A Compendium of English Literature: Chronologically Arranged, from Sir John Mandeville to William Cowper. Consisting of Biographical Sketches of the Authors, Selections from Their Works, with Notes, Explanatory, Illustrative, and Directing to the Best Editions and to Various Criticisms ...
E. C. and J. Biddle & Company, 1860 - 762 pages
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admirable appear beauty better born called cause character church consider death delight desire died doth earth England English entered excellent eyes fair fall father fear give grace ground hand happy hath head hear heart heaven holy honor hope human Italy John kind king knowledge known labor lady language learning leave less light live look Lord manner means mind moral nature never night observed once pass passion person pleasure poem poet poetry poor praise present published reason received remarks rest rich rise says seems sense soon soul speak spirit sweet tell thee things thou thought tion true truth turn virtue whole writing young
Page 164 - ... some books are to be read only in parts ; others to be read, but not curiously ; and some few to be read wholly, and with diligence and attention. Some books also may be read by deputy, and extracts made of them by others ; but that would be only in the less important arguments, and the meaner sort of books ; else distilled books are, like common distilled waters, flashy things. Reading maketh a full man ; conference a ready man ; and writing an exact man...
Page 253 - Tunes her nocturnal note: thus with the year Seasons return, but not to me returns Day, or the sweet approach of even or morn, Or sight of vernal bloom, or summer's rose, Or flocks, or herds, or human face divine; But cloud instead, and ever-during dark Surrounds me...
Page 135 - With eyes severe and beard of formal cut, Full of wise saws and modern instances; And so he plays his part. The sixth age shifts Into the lean and slipper'd pantaloon, With spectacles on nose and pouch on side, His youthful hose, well saved, a world too wide For his shrunk shank; and his big manly voice, Turning again toward childish treble, pipes And whistles in his sound. Last scene of all, That ends this strange eventful history, Is second childishness and mere oblivion, Sans teeth, sans eyes,...
Page 363 - If a brother or sister be naked, and destitute of daily food, and one of you say unto them, Depart in peace, be ye warmed and filled ; notwithstanding ye give them not those things which are needful to the body; what doth it profit?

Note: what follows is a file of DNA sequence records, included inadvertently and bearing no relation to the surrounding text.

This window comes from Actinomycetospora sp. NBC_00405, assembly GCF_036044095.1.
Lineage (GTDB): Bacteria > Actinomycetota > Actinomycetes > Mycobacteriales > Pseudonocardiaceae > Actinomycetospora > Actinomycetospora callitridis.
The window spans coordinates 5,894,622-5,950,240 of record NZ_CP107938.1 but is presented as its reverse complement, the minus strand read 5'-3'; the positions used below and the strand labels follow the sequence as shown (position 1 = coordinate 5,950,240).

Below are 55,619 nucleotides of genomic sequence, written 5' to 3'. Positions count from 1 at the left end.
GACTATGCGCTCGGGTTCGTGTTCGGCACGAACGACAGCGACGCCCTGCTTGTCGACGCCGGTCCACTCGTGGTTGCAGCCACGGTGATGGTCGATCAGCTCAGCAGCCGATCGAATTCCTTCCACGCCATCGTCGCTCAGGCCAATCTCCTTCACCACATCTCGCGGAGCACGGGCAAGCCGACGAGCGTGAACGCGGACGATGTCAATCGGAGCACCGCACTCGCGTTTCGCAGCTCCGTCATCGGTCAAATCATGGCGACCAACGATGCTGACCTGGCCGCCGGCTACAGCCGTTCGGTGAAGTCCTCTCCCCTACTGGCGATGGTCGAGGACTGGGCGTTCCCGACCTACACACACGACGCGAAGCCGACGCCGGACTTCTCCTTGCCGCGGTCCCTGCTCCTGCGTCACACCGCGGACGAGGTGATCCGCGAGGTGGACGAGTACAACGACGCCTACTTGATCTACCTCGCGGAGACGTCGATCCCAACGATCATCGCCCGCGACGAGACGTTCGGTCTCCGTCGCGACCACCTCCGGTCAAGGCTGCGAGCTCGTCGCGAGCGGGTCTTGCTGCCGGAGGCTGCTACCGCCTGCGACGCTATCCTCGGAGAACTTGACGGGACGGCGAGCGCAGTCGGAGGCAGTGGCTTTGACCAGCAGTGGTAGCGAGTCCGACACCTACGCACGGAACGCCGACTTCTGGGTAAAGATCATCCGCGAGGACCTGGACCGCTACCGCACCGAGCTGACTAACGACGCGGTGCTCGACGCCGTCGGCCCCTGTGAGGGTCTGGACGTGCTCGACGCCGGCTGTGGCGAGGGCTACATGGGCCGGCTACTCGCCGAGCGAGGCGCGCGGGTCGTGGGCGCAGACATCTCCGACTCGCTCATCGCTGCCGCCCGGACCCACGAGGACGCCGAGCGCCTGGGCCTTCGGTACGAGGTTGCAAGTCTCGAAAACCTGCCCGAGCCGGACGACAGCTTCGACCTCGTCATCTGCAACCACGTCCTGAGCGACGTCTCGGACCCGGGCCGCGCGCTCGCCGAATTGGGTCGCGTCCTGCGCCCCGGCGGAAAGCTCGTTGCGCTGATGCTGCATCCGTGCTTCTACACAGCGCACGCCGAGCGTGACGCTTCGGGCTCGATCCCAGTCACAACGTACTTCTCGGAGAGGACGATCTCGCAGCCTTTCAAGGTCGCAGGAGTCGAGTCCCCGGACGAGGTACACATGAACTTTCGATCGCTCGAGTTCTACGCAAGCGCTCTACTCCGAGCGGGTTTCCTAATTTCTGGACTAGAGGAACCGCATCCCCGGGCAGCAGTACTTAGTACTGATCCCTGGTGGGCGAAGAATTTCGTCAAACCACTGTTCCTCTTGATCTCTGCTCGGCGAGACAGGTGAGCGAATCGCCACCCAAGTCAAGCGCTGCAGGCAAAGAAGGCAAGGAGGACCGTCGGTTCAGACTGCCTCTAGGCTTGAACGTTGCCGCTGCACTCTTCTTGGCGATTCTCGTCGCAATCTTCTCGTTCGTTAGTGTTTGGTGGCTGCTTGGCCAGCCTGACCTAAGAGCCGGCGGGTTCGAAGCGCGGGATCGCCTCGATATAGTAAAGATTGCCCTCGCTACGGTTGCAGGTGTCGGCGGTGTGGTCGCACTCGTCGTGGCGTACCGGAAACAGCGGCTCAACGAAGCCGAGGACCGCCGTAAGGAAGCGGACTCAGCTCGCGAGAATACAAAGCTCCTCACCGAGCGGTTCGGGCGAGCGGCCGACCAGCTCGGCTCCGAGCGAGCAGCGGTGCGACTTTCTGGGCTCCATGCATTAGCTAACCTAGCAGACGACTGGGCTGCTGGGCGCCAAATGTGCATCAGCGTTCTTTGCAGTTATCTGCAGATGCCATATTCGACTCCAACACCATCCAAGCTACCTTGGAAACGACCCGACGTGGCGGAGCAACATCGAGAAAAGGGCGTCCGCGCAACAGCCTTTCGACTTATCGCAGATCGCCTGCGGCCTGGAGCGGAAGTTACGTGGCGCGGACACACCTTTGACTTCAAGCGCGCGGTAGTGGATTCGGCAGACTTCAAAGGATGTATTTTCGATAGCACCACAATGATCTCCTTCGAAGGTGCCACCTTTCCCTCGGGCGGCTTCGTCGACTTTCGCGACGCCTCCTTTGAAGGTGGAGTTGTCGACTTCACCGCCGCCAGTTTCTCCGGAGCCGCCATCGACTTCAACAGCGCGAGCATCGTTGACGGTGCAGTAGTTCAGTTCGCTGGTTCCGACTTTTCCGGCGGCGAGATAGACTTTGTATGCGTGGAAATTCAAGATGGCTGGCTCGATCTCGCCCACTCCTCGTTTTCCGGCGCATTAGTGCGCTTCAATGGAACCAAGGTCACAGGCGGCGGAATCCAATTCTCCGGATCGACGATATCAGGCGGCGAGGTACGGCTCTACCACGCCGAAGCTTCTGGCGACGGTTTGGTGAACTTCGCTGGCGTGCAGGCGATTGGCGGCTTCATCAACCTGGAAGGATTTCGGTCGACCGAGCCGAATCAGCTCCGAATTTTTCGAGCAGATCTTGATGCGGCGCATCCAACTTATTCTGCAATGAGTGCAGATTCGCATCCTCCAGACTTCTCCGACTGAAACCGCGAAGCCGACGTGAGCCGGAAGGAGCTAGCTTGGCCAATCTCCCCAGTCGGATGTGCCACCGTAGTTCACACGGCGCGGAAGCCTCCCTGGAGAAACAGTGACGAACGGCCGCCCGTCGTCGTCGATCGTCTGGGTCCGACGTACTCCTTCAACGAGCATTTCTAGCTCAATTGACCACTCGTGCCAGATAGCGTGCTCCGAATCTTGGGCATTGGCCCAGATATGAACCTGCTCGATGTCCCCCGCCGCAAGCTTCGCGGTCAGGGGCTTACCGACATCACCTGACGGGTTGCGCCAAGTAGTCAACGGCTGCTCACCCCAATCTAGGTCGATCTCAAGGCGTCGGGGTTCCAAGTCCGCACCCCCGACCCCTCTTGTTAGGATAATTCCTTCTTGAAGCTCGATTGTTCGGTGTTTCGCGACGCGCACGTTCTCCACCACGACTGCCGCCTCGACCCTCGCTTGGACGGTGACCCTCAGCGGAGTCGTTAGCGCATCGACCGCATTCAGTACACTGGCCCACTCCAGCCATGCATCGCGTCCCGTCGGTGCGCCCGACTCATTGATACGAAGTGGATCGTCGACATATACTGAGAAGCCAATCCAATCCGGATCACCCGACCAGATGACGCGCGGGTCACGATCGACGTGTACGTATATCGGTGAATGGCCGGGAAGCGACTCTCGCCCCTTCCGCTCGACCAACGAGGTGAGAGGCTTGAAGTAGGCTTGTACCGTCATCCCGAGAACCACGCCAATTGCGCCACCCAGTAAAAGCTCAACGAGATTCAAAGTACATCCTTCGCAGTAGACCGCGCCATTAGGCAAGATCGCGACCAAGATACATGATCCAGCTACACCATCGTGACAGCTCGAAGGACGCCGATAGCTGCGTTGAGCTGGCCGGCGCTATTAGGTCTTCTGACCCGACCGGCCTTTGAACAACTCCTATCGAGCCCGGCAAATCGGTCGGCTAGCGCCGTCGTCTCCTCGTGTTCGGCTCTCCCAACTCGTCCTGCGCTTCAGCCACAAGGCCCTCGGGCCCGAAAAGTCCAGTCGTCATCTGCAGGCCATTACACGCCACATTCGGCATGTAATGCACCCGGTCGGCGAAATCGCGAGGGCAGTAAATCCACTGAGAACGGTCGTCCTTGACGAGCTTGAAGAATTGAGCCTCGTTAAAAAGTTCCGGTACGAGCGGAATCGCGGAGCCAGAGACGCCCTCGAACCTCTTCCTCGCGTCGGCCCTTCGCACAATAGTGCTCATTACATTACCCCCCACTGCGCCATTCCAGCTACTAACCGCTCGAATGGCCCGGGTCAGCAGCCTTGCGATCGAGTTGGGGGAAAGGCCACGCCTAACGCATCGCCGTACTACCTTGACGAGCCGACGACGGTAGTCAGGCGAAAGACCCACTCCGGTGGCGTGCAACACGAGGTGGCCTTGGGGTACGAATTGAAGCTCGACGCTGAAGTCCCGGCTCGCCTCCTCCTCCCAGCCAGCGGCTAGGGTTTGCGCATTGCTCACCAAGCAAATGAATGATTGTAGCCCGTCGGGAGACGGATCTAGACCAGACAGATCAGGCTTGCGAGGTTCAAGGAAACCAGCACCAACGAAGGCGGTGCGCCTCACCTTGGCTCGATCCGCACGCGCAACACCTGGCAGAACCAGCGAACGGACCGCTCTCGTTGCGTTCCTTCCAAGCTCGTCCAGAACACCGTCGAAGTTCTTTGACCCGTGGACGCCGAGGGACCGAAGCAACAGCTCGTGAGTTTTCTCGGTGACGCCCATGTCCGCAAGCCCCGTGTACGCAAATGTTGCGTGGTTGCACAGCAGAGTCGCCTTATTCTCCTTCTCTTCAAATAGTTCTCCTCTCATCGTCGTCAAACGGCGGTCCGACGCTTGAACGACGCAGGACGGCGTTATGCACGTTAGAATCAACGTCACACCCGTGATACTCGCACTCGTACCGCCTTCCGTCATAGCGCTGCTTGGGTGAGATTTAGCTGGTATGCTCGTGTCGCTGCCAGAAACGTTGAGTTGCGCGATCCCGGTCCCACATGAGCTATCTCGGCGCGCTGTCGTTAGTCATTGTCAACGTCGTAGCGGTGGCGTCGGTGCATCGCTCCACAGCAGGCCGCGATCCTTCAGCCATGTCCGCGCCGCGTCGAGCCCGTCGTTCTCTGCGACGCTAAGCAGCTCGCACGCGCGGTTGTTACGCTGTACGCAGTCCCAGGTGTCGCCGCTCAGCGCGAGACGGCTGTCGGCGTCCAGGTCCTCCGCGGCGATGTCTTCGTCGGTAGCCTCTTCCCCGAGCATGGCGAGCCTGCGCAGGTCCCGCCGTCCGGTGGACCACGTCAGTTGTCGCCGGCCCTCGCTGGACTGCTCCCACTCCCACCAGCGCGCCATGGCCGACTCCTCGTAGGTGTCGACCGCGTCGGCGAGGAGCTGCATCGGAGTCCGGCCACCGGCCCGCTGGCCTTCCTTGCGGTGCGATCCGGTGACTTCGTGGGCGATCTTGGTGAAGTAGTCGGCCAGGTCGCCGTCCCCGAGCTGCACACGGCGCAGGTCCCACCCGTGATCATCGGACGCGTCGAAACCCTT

Page 598 - There at the foot of yonder nodding beech That wreathes its old fantastic roots so high, His listless length at noontide would he stretch. And pore upon the brook that babbles by.
Page 266 - Methinks I see in my mind a noble and puissant nation rousing herself like a strong man after sleep, and shaking her invincible locks: methinks I see her as an eagle mewing her mighty youth, and kindling her undazzled eyes at the full mid-day beam...
Page 137 - Farewell, a long farewell, to all my greatness ! This is the state of man : to-day he puts forth The tender leaves of hope ; to-morrow, blossoms, And bears his blushing honors thick upon him : The third day comes a frost, a killing frost ; And, when he thinks, — good, easy man, — full surely His greatness is a ripening, nips his root, And then he falls, as I do.
Page 137 - Like little wanton boys that swim on bladders, This many summers in a sea of glory ; But far beyond my depth : my high-blown pride At length broke under me ; and now has left me, Weary, and old with service, to the mercy Of a rude stream, that must for ever hide me. Vain pomp and glory of this world, I hate ye ; I feel my heart new open'd. O, how wretched Is that poor man, that hangs on princes...
Page 260 - CYRIACK, this three years' day these eyes, though clear, To outward view, of blemish or of spot, Bereft of light, their seeing have forgot ; Nor to their idle orbs doth sight appear Of sun, or moon, or star, throughout the year, Or man, or woman. Yet I argue not Against Heaven's hand or will, nor bate a jot Of heart or hope, but still bear up and steer Right onward. What supports me, dost thou ask? The conscience, friend, to have lost them overplied In Liberty's defence, my noble task, Of which all...
Page 244 - Bitter constraint, and sad occasion dear, Compels me to disturb your season due : For Lycidas* is dead, dead ere his prime, Young Lycidas, and hath not left his peer : Who would not sing for Lycidas ? He knew Himself to sing, and build the lofty rhyme. He must not float upon his watery bier Unwept, and welter to the parching wind, Without the meed of some melodious tear.